Dr. Wallace had not seen some of the more recently published works, in which such information as he desired had actually been given; but it was and is true that all large museums might do much more for the advancement of biological science, were they to fully utilize the materials at their command. The greatest objection to catalogues compiled in the manner suggested is that the determinations of specimens are frequently unreliable, so that expert revision of the several groups would be necessary in the first place. This means more curators, and therefore more expense. It is however a very wasteful policy, which would wreck any private business, to keep up a large museum at enormous cost, and then cut off the funds at the point of providing an adequate staff to take care of the contents. It is as though a large department store were furnished with everything except enough clerks and salesmen to attend to the customers. Several curators of the U. S. National Museum, to whom I put the question, concurred in the opinion that 5 per cent. added to the total cost of running the museum, put into expert curators, would double the scientific output. In addition to taxonomic workers, museums ought also to have men with broad interests like those of Dr. Wallace, whose business it would be to survey and expound the facts relating to geographical distribution, variation, etc., obtainable from the collections. Thus at the British Museum, Hampson's great work on the moths of the world might be made the basis for many interesting generalizations, which would interest and instruct many who could not obtain or read the original severely taxonomic volumes.

     In October, 1890, after I had returned to England, Dr. Wallace wrote that he was about [[p. 874]] to prepare a new edition of his "Island Life," and asked me to help secure the information necessary to bring it up to date. I of course gladly agreed to do this, and was supplied with the loose sheets of the first edition, which I carried to the British Museum (Natural History) and the library of the Zoological Society, comparing the chapters with recent literature, and especially consulting different naturalists on their specialties. This not only proved extremely interesting work, but it gave me an introduction to many men I had wished to meet, and especially brought me into constant communication with Dr. Wallace himself. All who were approached courteously gave the best aid in their power; but one chapter, that on the British Islands, proved quite a bone of contention. Dr. Wallace had given lists of animals and plants peculiar to those islands, enumerating all the species and varieties which appeared not to have been recorded from elsewhere. He argued that while no doubt these lists required amendment, yet it was probably true that we possessed a considerable series of endemic forms. Almost without exception, the naturalists of that time expressed great scepticism on this point, while some freely ridiculed the whole idea. Even when furnishing data, they hastened to say that they were probably of no value. Since that time, careful collections have been made by British naturalists on the continent, and much work of various kinds has been undertaken which bears directly upon the question of an endemic element in the British fauna. The result has been to reveal an amount of divergence far in excess of Dr. Wallace's expectations; so much so, that when a few years ago I mentioned to him the recent results of mammalogists, he was not himself prepared to go so far, but said they surely must be splitting hairs.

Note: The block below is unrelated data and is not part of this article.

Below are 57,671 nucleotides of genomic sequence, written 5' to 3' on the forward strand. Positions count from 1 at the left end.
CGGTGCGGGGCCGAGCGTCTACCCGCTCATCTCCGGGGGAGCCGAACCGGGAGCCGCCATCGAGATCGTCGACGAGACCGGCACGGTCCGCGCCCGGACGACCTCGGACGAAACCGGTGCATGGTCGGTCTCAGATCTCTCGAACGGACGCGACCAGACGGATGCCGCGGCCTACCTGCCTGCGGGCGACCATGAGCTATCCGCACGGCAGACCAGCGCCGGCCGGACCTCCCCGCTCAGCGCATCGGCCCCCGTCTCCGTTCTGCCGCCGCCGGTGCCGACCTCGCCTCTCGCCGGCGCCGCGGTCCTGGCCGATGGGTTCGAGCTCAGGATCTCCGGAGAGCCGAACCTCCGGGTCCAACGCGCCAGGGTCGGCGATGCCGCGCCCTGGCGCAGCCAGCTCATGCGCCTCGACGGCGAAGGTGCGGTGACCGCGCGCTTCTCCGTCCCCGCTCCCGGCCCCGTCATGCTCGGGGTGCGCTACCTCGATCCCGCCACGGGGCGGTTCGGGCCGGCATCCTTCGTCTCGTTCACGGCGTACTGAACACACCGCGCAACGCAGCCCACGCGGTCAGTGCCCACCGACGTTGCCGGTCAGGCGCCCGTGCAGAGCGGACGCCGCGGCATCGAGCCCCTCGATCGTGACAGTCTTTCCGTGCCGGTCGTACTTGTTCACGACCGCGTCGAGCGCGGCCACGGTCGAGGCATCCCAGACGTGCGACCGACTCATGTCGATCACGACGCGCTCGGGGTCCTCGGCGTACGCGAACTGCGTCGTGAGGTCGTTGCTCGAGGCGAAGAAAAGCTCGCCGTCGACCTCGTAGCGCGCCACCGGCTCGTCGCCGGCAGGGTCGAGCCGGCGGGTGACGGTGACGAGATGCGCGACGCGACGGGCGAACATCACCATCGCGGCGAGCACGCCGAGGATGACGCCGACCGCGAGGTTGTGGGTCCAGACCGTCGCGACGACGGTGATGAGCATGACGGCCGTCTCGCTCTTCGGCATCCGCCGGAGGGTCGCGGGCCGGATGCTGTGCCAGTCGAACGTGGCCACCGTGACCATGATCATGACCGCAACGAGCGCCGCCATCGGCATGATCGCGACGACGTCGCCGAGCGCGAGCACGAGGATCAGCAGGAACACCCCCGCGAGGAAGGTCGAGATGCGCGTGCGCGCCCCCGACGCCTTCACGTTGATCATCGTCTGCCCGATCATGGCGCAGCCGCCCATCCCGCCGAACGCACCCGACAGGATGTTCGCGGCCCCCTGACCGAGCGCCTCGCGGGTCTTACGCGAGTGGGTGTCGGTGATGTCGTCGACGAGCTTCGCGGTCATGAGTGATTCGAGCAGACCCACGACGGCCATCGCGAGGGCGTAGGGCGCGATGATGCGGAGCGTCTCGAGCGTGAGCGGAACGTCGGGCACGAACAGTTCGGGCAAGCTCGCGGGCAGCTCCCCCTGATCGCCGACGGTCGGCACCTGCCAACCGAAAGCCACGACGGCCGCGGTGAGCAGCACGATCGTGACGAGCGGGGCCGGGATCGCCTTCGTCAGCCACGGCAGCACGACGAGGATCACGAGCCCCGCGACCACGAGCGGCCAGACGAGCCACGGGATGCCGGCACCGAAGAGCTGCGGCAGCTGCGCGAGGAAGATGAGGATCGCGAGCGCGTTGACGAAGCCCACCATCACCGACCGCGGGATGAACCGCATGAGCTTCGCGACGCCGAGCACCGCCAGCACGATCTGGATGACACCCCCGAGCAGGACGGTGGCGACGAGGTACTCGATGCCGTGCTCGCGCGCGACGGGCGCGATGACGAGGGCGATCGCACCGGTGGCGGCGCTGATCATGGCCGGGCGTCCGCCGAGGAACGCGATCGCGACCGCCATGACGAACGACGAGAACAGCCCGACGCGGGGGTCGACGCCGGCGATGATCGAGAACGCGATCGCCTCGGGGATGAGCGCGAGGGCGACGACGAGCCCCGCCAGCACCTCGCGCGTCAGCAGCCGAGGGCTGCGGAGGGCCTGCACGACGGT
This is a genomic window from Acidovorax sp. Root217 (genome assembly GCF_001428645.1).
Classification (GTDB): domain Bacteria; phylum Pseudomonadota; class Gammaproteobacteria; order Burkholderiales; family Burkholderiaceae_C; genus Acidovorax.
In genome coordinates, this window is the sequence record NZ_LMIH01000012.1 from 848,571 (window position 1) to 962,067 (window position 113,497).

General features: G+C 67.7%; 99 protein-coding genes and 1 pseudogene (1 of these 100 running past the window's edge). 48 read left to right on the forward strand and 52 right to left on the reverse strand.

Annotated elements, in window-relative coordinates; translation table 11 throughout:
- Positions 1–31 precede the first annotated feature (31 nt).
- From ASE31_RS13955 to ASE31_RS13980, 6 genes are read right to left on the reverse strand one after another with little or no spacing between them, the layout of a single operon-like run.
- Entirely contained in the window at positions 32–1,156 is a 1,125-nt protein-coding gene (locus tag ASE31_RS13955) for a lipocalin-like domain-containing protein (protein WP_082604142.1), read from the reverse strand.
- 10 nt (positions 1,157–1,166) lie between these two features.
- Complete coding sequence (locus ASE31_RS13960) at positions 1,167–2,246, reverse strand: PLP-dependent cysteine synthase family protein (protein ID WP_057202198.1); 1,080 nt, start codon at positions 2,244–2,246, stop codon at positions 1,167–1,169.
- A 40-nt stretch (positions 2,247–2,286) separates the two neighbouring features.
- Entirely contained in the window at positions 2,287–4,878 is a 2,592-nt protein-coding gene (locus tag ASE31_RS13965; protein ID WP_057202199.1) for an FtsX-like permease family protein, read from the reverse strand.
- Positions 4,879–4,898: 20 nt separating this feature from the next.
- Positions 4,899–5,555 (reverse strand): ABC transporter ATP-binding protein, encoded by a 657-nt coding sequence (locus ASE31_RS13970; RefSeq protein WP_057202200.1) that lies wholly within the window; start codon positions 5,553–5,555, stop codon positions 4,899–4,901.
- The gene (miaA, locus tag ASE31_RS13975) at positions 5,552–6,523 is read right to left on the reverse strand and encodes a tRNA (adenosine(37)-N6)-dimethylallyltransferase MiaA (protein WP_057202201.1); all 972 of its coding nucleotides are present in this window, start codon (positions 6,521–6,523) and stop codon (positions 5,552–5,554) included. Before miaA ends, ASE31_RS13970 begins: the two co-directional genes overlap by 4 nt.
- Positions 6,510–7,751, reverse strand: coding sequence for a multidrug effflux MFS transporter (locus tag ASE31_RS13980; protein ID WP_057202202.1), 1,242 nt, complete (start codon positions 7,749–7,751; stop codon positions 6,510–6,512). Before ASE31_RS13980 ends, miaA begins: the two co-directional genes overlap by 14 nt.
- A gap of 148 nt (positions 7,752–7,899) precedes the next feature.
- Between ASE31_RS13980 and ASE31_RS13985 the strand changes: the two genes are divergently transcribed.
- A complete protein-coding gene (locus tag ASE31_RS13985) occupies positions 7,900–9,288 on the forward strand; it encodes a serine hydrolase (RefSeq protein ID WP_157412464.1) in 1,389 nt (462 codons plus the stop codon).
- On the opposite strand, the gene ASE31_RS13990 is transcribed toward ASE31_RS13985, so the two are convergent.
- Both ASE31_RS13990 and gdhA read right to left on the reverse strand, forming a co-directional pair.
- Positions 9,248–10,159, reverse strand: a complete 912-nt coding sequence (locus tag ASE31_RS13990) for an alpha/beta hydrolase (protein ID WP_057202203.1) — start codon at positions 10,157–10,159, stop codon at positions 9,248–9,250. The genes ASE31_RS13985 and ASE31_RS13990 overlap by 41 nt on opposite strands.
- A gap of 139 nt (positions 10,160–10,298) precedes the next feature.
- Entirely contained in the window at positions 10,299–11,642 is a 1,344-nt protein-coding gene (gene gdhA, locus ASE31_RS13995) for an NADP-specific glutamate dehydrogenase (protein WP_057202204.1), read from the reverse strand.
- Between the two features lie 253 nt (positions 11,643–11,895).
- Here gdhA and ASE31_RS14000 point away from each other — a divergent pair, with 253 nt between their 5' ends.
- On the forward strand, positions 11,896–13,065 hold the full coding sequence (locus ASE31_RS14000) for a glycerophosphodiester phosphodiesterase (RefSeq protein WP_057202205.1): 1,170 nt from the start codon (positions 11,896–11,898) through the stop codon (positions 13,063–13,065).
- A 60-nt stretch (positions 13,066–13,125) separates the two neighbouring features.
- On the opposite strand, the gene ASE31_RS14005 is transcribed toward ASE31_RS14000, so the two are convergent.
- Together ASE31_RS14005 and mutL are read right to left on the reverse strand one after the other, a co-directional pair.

Early in 1891 I went down to Parkstone and had the great pleasure of meeting Dr. and Mrs. Wallace. For about a week I spent a large part of each day at Dr. Wallace's house and sometimes went for walks with him. I now regret that I kept no notes of the conversations, but I recall that we discussed all the debatable biological and sociological questions of the day. More especially, we talked about the inheritance of acquired characters, and tried to postulate crucial experiments to prove the matter one way or the other. We found it extremely difficult to even imagine an experiment which should be above all possible criticism. There was also much to be said about geographical distribution; and just at that time I had published some remarks on alpine plants in Nature, which had called forth adverse criticism, to which I replied while at Dr. Wallace's house. I remember that he encouraged me to go forward in this matter, and not mind if people said I was out of my proper department. He believed in, and of course illustrated by his own conduct, the right of any man to study what he chose, and not be limited in his intellectual activities because his colleagues had labelled him this or that.

     After my return home we continued to discuss the inheritance of acquired characters through the mails, especially since at that time Dr. Romanes and others had on foot a project for an experimental station. The following is from a letter of February 7, 1891:

     Your former letter (of Feb. 2) giving Romanes' reply to you, set me going and I immediately wrote to Galton. I enclose his reply, which please return when you are writing next. I then sat down and sketched a series of a dozen sets of experiments to test the two questions of "heredity of acquired characters" and the "amount of sterility in the hybrids between closely allied species," --and also a few to test the questions of instinct in nest building, and the "homing" power of dogs, cats, etc. These I am now sending to him and shall then receive his objections to them as affording tests. In the mean time will you try and formulate a few experiments which would serve as crucial tests of the question of the "heredity of individually acquired characters?" You may hit on some that will meet the objections he will probably make to mine. I do not think there will be any difficulty in getting good observers in paid servants under the supervision of a committee.